A maturing child theoretically experiences a number of discrete and biologically motivated psychosexual phases, during this time, their essential sexual energies become invested in particular areas of the body (Coon and Mitterer, 2013). Therefore, the Id dominated oral stage, where sensual pleasure is derived by means of the mouth, gives way to the anal stage and the birth of the Ego. The Ego stage leads to the phallic stage, during which the Oedipus occurs complex that consists of children aspire to be the partner of the opposite-sex parent (Coon and Mitterer, 2013). Resolution of this complex results in the formation of the superego. However, unsuccessful resolution and development of any stage leads to a fixation within that particular stage defining hyperbolic characteristics related with that physical zone on the body (Coon and Mitterer, 2013).
An example would consist of an individual that experienced excessively strict potty training would in turn be plagued with an anal fixation or anal personality and would typically exhibit excessive discipline (Coon and Mitterer, 2013). Psychoanalytic theory of personality has both strengths and weaknesses. Unlike some other theories, the psychoanalytic approach is a complete theory and can explain behavior. In addition, the psychoanalytic approach emphasizes the role of the unconscious and that the unconscious part of the mind can distinguish things without conscious awareness (Coon and Mitterer, 2013). On the other hand, its main weaknesses are that any experimental evidence does not back it up (Coon and Mitterer, 2013). Freud’s case studies were subjective and interpretative. Freud also placed an over emphasis on sexual drive and provides us with an extremely negative outlook on personality (Coon and Mitterer, 2013).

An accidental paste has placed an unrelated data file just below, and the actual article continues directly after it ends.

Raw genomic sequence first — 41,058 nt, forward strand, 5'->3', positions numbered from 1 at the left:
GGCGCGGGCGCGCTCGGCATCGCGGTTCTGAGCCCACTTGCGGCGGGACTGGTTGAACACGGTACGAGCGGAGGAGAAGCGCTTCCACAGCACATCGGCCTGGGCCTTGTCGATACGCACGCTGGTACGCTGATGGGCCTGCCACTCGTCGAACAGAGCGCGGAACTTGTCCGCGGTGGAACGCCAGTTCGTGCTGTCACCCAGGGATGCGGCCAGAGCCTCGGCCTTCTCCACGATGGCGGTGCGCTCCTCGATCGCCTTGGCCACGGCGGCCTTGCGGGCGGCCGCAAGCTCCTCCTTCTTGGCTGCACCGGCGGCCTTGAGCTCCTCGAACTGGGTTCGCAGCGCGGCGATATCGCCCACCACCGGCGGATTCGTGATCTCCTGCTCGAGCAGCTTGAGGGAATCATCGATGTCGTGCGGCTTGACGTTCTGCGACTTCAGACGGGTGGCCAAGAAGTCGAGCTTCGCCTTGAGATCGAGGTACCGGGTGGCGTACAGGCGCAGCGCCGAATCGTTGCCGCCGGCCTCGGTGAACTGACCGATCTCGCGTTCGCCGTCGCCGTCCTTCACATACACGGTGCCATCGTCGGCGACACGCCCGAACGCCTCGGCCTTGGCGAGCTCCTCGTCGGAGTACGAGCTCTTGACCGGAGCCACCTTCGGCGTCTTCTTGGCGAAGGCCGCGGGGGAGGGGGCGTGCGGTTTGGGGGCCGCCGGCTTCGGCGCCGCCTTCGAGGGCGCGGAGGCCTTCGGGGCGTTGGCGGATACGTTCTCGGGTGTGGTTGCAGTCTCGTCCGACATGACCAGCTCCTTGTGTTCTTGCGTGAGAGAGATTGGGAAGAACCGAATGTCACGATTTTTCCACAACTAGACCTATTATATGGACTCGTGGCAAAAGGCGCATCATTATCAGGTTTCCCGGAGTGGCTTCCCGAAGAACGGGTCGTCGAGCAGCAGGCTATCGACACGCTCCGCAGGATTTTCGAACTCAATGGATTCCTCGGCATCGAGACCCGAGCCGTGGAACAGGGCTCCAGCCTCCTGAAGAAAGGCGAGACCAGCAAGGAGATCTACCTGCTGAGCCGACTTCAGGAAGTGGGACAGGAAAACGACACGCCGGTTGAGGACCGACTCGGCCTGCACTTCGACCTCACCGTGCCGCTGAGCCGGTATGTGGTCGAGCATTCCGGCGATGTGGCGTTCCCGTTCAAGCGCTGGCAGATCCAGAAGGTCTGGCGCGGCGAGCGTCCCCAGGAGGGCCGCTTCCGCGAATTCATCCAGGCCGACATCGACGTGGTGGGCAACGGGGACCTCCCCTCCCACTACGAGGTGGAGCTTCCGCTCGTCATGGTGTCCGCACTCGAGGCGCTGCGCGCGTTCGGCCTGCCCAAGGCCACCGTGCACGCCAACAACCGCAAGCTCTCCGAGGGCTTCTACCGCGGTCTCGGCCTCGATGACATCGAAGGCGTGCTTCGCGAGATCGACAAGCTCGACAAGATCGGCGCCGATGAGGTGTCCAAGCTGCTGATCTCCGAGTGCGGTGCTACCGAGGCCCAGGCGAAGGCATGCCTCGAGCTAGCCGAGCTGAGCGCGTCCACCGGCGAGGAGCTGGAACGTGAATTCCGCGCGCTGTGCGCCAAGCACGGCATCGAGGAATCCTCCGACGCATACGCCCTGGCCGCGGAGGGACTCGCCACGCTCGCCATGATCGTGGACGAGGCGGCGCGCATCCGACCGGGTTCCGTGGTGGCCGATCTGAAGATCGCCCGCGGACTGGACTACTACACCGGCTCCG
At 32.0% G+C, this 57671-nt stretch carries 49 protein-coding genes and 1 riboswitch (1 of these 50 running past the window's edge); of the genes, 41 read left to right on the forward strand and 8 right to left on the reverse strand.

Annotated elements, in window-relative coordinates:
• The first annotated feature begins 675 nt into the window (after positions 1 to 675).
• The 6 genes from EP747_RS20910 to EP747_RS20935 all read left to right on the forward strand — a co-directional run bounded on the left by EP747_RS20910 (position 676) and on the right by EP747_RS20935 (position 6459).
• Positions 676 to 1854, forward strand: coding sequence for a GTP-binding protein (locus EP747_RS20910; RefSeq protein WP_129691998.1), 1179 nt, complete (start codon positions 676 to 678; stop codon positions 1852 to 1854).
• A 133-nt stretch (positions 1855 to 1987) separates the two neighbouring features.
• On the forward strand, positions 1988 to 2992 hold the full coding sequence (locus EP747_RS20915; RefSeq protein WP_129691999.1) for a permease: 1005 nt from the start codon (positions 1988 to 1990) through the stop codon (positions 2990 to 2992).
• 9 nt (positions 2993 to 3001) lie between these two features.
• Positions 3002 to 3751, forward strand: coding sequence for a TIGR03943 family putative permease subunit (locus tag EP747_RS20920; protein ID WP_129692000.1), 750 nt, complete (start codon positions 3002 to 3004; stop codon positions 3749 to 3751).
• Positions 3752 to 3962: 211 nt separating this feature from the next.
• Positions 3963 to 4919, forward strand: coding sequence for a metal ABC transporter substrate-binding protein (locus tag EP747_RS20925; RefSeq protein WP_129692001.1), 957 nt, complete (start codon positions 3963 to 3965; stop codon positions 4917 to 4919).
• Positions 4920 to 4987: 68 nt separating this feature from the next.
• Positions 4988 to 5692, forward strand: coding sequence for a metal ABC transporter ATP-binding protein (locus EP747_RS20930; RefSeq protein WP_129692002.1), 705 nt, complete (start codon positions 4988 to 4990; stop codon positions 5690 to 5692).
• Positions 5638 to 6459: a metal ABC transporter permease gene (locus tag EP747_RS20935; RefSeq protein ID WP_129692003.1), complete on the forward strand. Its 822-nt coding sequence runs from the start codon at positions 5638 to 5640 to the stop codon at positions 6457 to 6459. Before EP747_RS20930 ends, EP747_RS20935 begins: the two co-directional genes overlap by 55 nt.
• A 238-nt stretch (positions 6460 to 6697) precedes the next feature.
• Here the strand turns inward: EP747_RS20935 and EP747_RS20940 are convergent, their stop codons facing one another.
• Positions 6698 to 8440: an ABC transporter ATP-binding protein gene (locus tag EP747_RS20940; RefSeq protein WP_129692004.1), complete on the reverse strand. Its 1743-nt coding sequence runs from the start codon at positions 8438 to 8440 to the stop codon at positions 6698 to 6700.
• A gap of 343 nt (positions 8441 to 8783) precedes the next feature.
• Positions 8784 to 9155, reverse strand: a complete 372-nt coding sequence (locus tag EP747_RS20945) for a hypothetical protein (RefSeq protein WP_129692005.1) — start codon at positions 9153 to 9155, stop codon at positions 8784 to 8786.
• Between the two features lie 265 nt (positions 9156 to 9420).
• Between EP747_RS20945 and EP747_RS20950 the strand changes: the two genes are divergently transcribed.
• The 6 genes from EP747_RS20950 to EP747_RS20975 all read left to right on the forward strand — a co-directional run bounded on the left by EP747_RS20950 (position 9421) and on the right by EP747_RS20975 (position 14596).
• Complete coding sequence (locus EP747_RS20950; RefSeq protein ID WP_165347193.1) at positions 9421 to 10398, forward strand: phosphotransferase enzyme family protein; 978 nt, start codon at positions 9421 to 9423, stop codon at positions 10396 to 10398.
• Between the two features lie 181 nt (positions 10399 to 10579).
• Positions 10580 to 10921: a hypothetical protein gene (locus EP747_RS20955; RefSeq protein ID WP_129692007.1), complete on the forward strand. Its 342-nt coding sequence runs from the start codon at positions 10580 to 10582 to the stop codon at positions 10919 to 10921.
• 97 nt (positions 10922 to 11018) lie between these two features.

The role of emphases in the unconscious and conscious from Freud and Jung’s theories were the importance in the change of view in the past up and until now (Coon and Mitterer, 2013). Sigmund Freud found the unconscious and attempting to embrace people’s minds in ego-psychology. These techniques consist of sympathy, trust, rhetoric, and fragmentary knowledge. By use of the dream analysis, which gives the explanation to study the unconscious, but on the other hand this caused many people to criticize him (Coon and Mitterer, 2013). Freud believes that the only treatment that can be proved and being correct could produce true and permanent cures in his psychoanalysis (Coon and Mitterer, 2013). Abraham Maslow and Carl Rogers led the humanistic movement and concentrates mainly on an individual’s potential in terms of growth and satisfaction.